Ethnic/racial differences in gastrointestinal symptoms and diagnosis associated with the risk of Helicobacter pylori infection in the US
Authors Huerta-Franco MR, Banderas JW, Allsworth JE
Received 1 July 2017
Accepted for publication 15 November 2017
Published 18 January 2018 Volume 2018:11 Pages 39—49
Checked for plagiarism Yes
Review by Single-blind
Peer reviewers approved by Dr Lucy Goodman
Peer reviewer comments 3
Editor who approved publication: Prof. Dr. Everson L.A. Artifon
Maria-Raquel Huerta-Franco,1,2 Julie W Banderas,1 Jenifer E Allsworth1
1Department of Biomedical and Health Informatics, University of Missouri-Kansas City School of Medicine, Kansas City, MO, USA; 2Department of Applied Sciences to Work, Division of Health Sciences, Campus Leon, University of Guanajuato, Leon, Mexico
Background: In the US, neither the prevalence nor the gastrointestinal (GI) diagnosis/symptoms associated with Helicobacter pylori (HP) have been examined in different racial/ethnic groups.
Aim: To determine the racial/ethnic differences in HP infection associated with GI diagnoses/symptoms using the Cerner Health Facts® database.
Methods: This cross-sectional study collected data during the period of 2000–2015 from the following ethnic/racial groups: 8,236,317 white, 2,085,389 black, 426,622 Hispanic, 293,156 Asian Pacific/Islander (APIs), and 89,179 Native American/Alaskan Native (NA/AN) patients aged 21–65 years old; the data were then analyzed. The primary dependent variable was a diagnosis of HP (ICD-9-Clinical Modification/ICD-10 classification). SAS version 9.4 was used for the statistical analysis. The statistical analysis was performed on 11,130,663 patients with GI symptoms, and of these, 152,086 patients were positive for the infection.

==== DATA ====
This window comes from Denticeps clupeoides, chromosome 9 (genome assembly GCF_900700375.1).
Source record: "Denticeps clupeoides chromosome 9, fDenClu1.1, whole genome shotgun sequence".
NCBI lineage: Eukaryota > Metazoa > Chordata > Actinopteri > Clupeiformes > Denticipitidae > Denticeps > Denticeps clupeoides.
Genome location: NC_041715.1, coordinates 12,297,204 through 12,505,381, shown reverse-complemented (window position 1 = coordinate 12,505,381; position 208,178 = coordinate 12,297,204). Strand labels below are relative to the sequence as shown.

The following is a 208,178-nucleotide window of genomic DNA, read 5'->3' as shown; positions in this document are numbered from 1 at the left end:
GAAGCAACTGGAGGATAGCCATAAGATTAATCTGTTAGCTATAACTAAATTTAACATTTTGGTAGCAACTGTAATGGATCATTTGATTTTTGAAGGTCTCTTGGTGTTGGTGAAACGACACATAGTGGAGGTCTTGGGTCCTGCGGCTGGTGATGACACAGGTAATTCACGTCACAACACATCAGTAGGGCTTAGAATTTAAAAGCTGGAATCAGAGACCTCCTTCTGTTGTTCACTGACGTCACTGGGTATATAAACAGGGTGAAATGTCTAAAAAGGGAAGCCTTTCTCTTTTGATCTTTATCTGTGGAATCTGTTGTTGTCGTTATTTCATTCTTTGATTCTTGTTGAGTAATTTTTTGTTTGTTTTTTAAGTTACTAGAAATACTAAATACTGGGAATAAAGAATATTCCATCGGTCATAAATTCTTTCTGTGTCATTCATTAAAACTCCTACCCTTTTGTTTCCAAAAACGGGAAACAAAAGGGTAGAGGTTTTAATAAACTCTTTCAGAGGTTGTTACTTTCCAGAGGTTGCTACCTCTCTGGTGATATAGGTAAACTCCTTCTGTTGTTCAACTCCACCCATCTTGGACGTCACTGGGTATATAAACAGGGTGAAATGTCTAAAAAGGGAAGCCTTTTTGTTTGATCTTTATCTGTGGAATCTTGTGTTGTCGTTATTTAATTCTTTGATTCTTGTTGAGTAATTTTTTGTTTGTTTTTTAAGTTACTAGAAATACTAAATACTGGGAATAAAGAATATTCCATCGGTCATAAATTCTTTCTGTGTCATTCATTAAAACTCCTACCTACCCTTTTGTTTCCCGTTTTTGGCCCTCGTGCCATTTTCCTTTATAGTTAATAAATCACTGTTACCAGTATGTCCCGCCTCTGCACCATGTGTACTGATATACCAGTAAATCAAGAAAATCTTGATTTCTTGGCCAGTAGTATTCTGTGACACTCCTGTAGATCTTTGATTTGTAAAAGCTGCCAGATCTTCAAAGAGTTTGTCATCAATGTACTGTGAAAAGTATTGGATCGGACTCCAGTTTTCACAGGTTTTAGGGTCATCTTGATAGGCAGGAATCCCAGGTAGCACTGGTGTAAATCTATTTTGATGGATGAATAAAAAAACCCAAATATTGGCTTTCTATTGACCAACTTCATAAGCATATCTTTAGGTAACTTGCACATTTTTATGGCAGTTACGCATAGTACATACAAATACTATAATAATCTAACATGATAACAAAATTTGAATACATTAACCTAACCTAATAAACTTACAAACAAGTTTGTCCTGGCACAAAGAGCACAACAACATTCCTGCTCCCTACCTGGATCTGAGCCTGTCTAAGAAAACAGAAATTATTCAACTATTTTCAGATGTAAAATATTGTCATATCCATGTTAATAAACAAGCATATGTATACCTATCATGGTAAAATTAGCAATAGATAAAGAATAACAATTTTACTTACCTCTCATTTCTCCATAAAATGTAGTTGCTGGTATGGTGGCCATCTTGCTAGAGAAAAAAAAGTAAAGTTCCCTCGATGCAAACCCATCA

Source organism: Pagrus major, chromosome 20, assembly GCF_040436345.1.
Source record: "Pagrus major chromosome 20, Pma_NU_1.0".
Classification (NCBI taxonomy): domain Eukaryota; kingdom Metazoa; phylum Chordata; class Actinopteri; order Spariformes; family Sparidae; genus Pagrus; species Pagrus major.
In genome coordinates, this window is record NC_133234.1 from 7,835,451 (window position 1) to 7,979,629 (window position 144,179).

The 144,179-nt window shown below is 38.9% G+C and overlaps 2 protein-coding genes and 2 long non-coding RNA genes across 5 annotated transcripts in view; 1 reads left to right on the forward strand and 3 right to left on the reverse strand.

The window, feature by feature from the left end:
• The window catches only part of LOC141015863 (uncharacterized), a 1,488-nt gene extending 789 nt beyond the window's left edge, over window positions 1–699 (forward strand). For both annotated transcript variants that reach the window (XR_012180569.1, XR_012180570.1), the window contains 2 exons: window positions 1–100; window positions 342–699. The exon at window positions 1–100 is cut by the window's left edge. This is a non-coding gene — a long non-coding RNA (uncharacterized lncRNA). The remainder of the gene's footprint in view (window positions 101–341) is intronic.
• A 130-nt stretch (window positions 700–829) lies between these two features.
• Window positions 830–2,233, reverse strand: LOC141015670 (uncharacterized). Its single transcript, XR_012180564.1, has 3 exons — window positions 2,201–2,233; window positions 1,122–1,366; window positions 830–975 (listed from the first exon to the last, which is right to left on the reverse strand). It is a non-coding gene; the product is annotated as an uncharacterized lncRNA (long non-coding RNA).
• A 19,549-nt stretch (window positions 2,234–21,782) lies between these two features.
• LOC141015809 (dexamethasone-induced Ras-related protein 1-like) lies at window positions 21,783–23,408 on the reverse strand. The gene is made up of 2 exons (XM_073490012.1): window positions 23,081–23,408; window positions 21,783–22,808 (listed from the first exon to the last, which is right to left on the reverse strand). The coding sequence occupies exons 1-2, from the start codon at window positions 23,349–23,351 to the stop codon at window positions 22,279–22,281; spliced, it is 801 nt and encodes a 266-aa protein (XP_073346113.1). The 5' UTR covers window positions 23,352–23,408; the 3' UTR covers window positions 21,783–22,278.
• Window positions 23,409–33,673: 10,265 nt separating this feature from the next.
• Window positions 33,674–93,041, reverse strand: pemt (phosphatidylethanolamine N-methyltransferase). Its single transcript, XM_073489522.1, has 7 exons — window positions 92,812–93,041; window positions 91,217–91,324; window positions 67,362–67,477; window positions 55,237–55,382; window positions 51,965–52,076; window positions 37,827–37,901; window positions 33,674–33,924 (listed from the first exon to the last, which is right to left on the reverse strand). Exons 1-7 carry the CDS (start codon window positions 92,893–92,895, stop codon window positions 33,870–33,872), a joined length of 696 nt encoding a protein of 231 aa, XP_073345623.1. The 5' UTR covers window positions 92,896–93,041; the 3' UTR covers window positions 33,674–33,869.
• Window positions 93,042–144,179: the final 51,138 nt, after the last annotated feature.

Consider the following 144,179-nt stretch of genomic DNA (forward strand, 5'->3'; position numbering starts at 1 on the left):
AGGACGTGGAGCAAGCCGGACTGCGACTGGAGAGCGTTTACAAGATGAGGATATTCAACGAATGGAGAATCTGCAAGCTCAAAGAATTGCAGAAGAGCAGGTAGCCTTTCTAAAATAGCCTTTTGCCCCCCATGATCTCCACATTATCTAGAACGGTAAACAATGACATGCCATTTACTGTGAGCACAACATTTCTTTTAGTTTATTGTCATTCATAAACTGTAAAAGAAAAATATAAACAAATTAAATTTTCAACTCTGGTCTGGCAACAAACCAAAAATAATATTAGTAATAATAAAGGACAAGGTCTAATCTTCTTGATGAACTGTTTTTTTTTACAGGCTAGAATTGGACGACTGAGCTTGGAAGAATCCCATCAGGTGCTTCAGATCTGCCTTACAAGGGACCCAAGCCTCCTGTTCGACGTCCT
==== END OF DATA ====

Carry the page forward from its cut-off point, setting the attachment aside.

Results: Hispanics and NA/ANs had the highest prevalence of HP associated with upper GI symptoms/diagnosis. Nevertheless, blacks and APIs presented the highest relative risk (RR) of HP associated with dyspepsia (RR [95% CI] =11.2 [10.7–11.9] and 14.2 [12.8–15.6]), peptic ulcer (RR =13.8 [13.3–14.5] and 10.7 [9.3–12.3]), and atrophic gastritis (RR =9 [8.5–9.6] and 7.4 [6.4–8.5]), respectively. In all racial/ethnic groups, HP was also associated with inflammatory bowel diseases, liver diseases, and celiac diseases.
Conclusion: Black and API populations had the highest risk of HP associated with upper GI symptoms/diagnosis. Black patients also had the highest risk for HP associated with GI cancer.
Keywords: race/ethnicity, dyspepsia, peptic ulcer, gastrointestinal cancer, Helicobacter pylori
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